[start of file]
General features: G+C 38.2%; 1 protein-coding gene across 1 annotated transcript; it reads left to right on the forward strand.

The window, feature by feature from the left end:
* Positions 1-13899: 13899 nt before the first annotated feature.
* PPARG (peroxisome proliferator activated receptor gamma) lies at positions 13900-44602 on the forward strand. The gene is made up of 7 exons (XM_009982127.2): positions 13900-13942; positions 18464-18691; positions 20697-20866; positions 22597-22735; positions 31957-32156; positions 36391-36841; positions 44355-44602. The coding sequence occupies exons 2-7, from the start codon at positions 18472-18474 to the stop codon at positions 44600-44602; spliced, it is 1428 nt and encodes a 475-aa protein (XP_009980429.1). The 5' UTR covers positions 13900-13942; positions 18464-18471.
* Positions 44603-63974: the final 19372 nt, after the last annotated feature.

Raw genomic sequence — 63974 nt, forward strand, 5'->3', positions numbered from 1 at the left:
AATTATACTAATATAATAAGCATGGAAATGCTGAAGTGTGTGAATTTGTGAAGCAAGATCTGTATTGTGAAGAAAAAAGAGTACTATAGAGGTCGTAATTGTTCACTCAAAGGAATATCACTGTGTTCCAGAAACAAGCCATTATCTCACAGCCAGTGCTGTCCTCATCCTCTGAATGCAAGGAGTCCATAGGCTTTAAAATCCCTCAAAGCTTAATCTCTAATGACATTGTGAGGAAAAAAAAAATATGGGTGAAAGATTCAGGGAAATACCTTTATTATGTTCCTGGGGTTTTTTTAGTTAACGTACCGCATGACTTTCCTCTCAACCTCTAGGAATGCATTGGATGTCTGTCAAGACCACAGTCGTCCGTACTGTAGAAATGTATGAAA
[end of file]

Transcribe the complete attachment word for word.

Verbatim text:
General features: G+C 38.2%; 1 protein-coding gene across 1 annotated transcript; it reads left to right on the forward strand.

The window, feature by feature from the left end:
* Positions 1-13899: 13899 nt before the first annotated feature.
* PPARG (peroxisome proliferator activated receptor gamma) lies at positions 13900-44602 on the forward strand. The gene is made up of 7 exons (XM_009982127.2): positions 13900-13942; positions 18464-18691; positions 20697-20866; positions 22597-22735; positions 31957-32156; positions 36391-36841; positions 44355-44602. The coding sequence occupies exons 2-7, from the start codon at positions 18472-18474 to the stop codon at positions 44600-44602; spliced, it is 1428 nt and encodes a 475-aa protein (XP_009980429.1). The 5' UTR covers positions 13900-13942; positions 18464-18471.
* Positions 44603-63974: the final 19372 nt, after the last annotated feature.

Raw genomic sequence — 63974 nt, forward strand, 5'->3', positions numbered from 1 at the left:
AATTATACTAATATAATAAGCATGGAAATGCTGAAGTGTGTGAATTTGTGAAGCAAGATCTGTATTGTGAAGAAAAAAGAGTACTATAGAGGTCGTAATTGTTCACTCAAAGGAATATCACTGTGTTCCAGAAACAAGCCATTATCTCACAGCCAGTGCTGTCCTCATCCTCTGAATGCAAGGAGTCCATAGGCTTTAAAATCCCTCAAAGCTTAATCTCTAATGACATTGTGAGGAAAAAAAAAATATGGGTGAAAGATTCAGGGAAATACCTTTATTATGTTCCTGGGGTTTTTTTAGTTAACGTACCGCATGACTTTCCTCTCAACCTCTAGGAATGCATTGGATGTCTGTCAAGACCACAGTCGTCCGTACTGTAGAAATGTATGAAA